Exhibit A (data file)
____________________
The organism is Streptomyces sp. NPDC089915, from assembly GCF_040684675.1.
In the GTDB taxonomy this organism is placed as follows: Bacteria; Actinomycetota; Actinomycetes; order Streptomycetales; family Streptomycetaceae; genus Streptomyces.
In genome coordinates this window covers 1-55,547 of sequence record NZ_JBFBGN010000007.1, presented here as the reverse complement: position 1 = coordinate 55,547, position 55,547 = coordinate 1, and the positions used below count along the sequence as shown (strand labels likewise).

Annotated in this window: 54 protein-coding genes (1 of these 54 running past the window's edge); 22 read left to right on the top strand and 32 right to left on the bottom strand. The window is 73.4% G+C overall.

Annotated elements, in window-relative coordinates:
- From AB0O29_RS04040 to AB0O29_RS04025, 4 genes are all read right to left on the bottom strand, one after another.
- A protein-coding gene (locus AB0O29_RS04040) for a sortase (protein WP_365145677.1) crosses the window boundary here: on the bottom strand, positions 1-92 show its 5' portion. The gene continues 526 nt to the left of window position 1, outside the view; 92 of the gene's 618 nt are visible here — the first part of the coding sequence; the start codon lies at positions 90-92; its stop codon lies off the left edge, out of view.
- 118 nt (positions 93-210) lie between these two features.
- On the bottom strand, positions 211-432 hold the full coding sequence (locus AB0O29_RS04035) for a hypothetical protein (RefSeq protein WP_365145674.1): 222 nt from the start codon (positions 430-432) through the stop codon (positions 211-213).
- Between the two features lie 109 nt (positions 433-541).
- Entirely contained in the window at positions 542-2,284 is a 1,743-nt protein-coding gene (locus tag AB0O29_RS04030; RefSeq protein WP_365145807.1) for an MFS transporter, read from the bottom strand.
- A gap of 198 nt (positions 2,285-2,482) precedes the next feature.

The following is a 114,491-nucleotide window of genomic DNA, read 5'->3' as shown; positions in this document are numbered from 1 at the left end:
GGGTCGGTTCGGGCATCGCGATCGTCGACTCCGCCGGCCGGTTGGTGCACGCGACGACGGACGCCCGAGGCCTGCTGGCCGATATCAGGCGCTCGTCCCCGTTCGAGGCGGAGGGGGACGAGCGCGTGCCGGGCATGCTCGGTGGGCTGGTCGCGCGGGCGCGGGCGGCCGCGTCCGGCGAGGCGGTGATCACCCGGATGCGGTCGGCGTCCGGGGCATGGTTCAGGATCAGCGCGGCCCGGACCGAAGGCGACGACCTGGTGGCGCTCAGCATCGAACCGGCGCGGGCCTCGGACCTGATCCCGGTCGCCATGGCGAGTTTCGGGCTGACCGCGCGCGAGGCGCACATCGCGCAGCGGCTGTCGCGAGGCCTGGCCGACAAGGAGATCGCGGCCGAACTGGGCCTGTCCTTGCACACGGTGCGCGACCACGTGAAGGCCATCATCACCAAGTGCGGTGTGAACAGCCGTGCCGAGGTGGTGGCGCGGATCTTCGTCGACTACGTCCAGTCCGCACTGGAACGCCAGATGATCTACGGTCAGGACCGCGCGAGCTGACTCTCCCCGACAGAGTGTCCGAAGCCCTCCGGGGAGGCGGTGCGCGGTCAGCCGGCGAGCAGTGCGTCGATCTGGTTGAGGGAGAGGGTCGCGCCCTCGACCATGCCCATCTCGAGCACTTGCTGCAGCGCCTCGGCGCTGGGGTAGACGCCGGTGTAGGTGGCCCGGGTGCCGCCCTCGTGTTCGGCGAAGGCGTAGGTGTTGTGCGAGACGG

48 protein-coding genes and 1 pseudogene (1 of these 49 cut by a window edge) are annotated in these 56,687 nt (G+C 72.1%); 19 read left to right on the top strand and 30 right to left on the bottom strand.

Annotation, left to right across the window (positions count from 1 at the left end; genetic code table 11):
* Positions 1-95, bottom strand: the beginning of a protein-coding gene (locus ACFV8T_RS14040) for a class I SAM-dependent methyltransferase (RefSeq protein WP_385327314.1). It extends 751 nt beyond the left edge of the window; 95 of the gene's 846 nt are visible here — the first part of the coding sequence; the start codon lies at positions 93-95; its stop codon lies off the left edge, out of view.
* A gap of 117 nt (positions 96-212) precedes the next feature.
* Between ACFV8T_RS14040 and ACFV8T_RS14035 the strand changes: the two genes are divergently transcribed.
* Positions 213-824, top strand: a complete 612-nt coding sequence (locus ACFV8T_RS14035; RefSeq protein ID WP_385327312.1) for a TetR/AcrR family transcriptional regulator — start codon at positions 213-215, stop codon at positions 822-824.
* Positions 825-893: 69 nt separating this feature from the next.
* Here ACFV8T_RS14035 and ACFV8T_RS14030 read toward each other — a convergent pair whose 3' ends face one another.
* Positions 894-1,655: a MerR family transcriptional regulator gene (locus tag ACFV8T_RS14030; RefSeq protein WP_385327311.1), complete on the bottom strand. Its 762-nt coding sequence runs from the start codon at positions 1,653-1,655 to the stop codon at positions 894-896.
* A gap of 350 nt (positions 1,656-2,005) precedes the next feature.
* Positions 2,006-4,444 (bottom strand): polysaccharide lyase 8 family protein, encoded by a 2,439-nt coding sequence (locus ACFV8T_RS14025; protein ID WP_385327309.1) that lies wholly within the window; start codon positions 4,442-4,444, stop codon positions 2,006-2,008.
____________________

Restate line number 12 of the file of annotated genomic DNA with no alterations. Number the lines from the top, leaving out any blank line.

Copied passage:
- A gap of 198 nt (positions 2,285-2,482) precedes the next feature.